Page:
The ship’s passengers had a well-received stop at the Isle of Wight before carrying on. Wally recalls that the sea was rough and he was still very nervous about the crossing, as no-one had even asked him if he could swim! For him, the expectation and anticipation was probably the worst part of the whole experience, as shown by the rest of his crossing of the channel and his first steps on French soil:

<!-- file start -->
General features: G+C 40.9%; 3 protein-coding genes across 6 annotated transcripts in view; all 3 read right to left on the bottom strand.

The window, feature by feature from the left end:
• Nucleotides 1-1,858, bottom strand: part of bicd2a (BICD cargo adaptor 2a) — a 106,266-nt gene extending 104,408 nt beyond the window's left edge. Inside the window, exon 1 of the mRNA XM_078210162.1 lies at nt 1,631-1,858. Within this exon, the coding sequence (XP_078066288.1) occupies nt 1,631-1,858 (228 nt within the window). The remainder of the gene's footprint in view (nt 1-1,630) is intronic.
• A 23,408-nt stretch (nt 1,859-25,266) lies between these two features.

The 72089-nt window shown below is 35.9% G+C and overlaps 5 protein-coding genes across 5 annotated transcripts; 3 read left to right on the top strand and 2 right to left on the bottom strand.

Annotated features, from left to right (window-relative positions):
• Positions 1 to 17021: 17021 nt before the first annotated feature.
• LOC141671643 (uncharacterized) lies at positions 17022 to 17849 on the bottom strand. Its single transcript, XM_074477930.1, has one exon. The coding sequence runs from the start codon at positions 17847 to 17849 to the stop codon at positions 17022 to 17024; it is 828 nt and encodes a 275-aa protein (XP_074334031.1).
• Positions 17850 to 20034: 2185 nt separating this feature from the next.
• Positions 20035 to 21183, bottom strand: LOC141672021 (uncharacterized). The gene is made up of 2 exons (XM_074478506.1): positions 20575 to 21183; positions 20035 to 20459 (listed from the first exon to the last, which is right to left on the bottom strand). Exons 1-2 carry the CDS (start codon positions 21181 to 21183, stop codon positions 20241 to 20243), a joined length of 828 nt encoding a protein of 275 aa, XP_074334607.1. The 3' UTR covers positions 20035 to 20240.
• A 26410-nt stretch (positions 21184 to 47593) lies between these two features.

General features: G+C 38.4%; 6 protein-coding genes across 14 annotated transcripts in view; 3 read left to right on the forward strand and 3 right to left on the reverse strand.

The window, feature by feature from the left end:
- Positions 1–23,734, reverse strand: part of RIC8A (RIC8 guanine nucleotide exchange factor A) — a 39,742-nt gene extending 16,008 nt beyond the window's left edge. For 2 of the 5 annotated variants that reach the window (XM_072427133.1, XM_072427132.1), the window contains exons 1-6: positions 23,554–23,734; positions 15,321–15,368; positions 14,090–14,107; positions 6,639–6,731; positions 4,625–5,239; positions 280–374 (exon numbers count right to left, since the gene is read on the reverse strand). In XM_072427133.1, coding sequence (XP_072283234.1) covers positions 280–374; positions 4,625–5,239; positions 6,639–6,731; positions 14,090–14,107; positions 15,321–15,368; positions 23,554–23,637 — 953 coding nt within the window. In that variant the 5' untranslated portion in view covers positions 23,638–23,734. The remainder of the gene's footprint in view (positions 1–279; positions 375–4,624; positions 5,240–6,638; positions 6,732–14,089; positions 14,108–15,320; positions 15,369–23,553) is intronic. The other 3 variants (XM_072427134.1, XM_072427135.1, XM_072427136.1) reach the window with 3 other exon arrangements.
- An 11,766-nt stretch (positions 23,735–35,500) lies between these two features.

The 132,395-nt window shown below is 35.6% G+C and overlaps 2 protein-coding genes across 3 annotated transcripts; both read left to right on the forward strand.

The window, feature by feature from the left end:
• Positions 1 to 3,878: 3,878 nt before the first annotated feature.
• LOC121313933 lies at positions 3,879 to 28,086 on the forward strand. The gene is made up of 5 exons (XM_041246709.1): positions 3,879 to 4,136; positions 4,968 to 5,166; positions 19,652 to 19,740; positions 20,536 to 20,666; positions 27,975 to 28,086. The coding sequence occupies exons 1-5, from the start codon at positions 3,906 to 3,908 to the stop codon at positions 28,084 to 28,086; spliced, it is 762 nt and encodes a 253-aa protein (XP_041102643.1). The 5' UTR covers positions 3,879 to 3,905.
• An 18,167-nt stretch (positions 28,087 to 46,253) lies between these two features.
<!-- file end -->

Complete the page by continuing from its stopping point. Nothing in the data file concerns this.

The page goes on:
“Having the horrible feeling of being fastened in a tank landing craft and not being able to get out. If that tank landing craft had gone we’d have all gone with it. That was the most worrying moment to my life, that, but when we got to Normandy they opened the door and let us down. I was like a pigeon being let out of a cage – a breeze of fresh air. I thought; ‘God, it’s not so bad after all’. Then I had the trauma of walking for must have been, oh I don’t know how far, I walked in the pouring rain to get to advantage point where we were all put together like sheep. [We were] herded like sheep and were actually guarded and had a compound kept round us so that we couldn’t get away or do anything else like ‘op it. That was another terrible experience. We put up with that because there was a lot of laughter, not necessarily tears, a lot of sadness because of the fact we were all encircled by barbed wire. We didn’t know where we were, but we knew inevitably we were going to go up to the front line with the remainder of the soldiers but we didn’t know exactly where. The expectation, the worry of that really got on my nerves because I was terrified what was going to happen next now that we’d landed in France. Where were we going to go from here? When they opened the cage and I was posted to another regiment then I begin to feel I’d been let out of the cage. Now whatever happened to the other people left in the cage, I hate to suggest what happened – they could have been moved into a forward area and half of them not come back.”